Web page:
US5339494 *Feb 4, 1993Aug 23, 1994Deere & CompanyVehicle hood with hinge
US5645133 *Jul 17, 1995Jul 8, 1997Deere & CompanyPivotable hood structure
US5730239 *Oct 31, 1995Mar 24, 1998Freightliner CorporationVehicle with torsion bar hood lift assist
US5971446 *Jul 15, 1997Oct 26, 1999Lunney, Ii; William GaylordTruck lid hinge system
US6227612 *Nov 20, 1998May 8, 2001Hoerbiger Hydraulik GbmhOperational arrangement for movable parts on vehicles
US6273491 *Nov 3, 1999Aug 14, 2001John BathMethod and apparatus for releasably mounting tonneau covers
US6305737Aug 2, 2000Oct 23, 2001Asc IncorporatedAutomotive vehicle door system
US6340194May 15, 2000Jan 22, 2002Stk, LlcHard truck bed cover
US6427500Nov 9, 1999Aug 6, 2002The Eastern CompanyLatch, lock and hinge system for use with closures such as tonneau covers
US6840572 *Mar 22, 2002Jan 11, 2005Webasto-Parabus LtdArrangement in hatch structure
US7000976May 13, 2005Feb 21, 2006Ford Global Technologies, LlcVehicle body having a forward facing rear door
US7066523Jun 14, 2004Jun 27, 2006Asc IncorporatedTonneau cover for automotive vehicle
US7163253Dec 30, 2003Jan 16, 2007Durakon Industries, Inc.Method of manufacturing composite vehicle panels
US7316444Jan 16, 2007Jan 8, 2008Durakon Industries, Inc.Method of manufacturing composite vehicle panels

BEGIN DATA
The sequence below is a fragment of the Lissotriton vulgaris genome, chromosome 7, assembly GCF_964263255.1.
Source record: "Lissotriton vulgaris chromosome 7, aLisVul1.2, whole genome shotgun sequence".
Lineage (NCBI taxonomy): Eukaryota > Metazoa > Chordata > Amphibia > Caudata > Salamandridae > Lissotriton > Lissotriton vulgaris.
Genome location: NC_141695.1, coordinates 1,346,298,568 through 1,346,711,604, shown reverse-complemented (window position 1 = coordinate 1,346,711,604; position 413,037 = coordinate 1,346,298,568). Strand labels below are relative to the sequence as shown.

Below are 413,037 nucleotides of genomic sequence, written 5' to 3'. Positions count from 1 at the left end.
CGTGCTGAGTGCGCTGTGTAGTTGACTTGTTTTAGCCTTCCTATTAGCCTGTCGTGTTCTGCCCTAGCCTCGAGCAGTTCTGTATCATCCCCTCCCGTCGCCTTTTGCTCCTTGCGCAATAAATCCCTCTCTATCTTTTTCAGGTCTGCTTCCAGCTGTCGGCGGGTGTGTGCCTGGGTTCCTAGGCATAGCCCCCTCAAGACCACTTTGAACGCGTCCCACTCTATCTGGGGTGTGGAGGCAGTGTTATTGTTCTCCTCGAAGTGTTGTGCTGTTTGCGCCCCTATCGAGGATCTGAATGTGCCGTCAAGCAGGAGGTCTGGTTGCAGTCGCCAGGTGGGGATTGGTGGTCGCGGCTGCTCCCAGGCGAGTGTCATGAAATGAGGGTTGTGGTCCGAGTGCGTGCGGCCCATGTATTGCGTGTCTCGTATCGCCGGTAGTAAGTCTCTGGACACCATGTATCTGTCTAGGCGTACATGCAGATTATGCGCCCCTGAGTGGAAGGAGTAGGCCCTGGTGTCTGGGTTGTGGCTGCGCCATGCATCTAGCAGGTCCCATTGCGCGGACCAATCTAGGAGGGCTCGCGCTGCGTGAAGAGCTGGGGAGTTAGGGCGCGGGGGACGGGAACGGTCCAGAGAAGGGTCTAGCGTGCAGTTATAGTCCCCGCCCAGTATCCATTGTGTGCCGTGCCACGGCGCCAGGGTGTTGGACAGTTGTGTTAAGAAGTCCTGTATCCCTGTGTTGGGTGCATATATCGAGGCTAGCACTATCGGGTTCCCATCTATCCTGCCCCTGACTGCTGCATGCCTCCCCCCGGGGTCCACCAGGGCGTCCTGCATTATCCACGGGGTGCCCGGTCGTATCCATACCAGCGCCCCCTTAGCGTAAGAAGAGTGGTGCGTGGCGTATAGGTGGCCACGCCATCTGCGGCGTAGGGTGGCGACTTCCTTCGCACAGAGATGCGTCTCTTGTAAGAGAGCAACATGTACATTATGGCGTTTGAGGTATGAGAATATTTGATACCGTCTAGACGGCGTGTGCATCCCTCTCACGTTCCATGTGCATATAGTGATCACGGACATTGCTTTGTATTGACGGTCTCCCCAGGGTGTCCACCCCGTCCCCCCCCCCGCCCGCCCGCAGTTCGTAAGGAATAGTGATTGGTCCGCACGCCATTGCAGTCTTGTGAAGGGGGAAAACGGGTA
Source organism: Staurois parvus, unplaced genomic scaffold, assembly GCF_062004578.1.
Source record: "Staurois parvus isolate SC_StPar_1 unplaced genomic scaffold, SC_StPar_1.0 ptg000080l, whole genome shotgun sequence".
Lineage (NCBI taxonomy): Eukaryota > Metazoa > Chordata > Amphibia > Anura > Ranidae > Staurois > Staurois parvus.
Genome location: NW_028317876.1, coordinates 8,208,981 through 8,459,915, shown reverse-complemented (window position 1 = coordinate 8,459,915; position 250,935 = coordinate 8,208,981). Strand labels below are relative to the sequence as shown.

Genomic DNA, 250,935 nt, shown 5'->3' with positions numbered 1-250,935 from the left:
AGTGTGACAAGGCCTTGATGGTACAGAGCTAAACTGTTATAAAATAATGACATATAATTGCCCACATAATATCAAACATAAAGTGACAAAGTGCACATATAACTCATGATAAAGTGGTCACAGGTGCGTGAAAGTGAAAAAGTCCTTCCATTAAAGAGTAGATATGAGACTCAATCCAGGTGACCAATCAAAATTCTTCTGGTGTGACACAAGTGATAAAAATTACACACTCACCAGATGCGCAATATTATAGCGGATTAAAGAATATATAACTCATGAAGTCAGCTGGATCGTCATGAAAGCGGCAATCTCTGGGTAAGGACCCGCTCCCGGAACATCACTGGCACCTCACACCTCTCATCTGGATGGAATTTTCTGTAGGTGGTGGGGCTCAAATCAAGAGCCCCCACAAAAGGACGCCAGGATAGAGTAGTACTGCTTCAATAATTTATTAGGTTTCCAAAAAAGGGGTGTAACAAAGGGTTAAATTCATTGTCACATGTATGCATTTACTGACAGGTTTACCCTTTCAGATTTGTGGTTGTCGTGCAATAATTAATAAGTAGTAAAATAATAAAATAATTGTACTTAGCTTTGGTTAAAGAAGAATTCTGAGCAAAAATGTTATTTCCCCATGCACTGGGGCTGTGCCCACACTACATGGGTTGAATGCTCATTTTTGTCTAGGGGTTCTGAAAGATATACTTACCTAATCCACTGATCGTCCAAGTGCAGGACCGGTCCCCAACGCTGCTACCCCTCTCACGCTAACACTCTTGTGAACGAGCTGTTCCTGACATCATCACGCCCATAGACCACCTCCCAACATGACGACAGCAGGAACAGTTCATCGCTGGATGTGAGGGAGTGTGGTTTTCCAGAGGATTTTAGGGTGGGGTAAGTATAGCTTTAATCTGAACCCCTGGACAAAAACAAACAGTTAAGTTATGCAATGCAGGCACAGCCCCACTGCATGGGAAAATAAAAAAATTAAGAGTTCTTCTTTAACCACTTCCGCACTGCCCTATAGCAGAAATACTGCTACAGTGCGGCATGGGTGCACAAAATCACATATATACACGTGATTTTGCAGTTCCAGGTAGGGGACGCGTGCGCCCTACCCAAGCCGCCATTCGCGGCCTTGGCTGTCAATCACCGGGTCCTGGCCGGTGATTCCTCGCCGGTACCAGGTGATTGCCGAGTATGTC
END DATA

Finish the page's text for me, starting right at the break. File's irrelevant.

US7488029Dec 16, 2005Feb 10, 2009Ford Global Technologies, LlcIndependently opening doors for an automotive door opening
US7591333 *May 17, 2000Sep 22, 2009Edscha AgFront hood assembly
US20040094994 *Mar 22, 2002May 20, 2004Sillanpaeae JukkaArrangement in hatch structure
US20050140177 *Dec 30, 2003Jun 30, 2005Montagna John C.Method of manufacturing composite vehicle panels
US20050142333 *Dec 30, 2003Jun 30, 2005Montagna John C.Method of manufacturing composite vehicle panels
US20050194820 *May 13, 2005Sep 8, 2005Ford Global Technologies, LlcVehicle body having a forward facing rear door
US20060175863 *Feb 9, 2006Aug 10, 2006Evans Shirl LArticulated hinge for vehicle bed covers and the like
US20070126257 *Jan 16, 2007Jun 7, 2007Durakon Industries, Inc.Method of manufacturing composite vehicle panels
US20070152473 *Dec 16, 2005Jul 5, 2007Ford Motor CompanyIndependently opening doors for an automotive door opening
Classifications
U.S. Classification16/288, 296/146.12, 296/100.08, 16/370, 16/294, 16/291
International ClassificationE05F1/12
Cooperative ClassificationY10T16/5476, Y10T16/53833, Y10T16/53843, Y10T16/53836, E05F1/1276, E05Y2900/50
European ClassificationE05F1/12D4B
Legal Events
DateCodeEventDescription
Sep 6, 1988ASAssignment
Owner name: DEERE & COMPANY, MOLINE, IL., A CORP. OF DE.
Free format text: ASSIGNMENT OF ASSIGNORS INTEREST.;ASSIGNOR:VOSS, GERHARD;REEL/FRAME:004946/0265
Effective date: 19880628
Owner name: DEERE & COMPANY, A CORP. OF DE., ILLINOIS
Free format text: ASSIGNMENT OF ASSIGNORS INTEREST;ASSIGNOR:VOSS, GERHARD;REEL/FRAME:004946/0265
Effective date: 19880628
Oct 2, 1991FPAYFee payment
Year of fee payment: 4
May 7, 1996REMIMaintenance fee reminder mailed
Sep 29, 1996LAPSLapse for failure to pay maintenance fees
Dec 10, 1996FPExpired due to failure to pay maintenance fee
Effective date: 19961002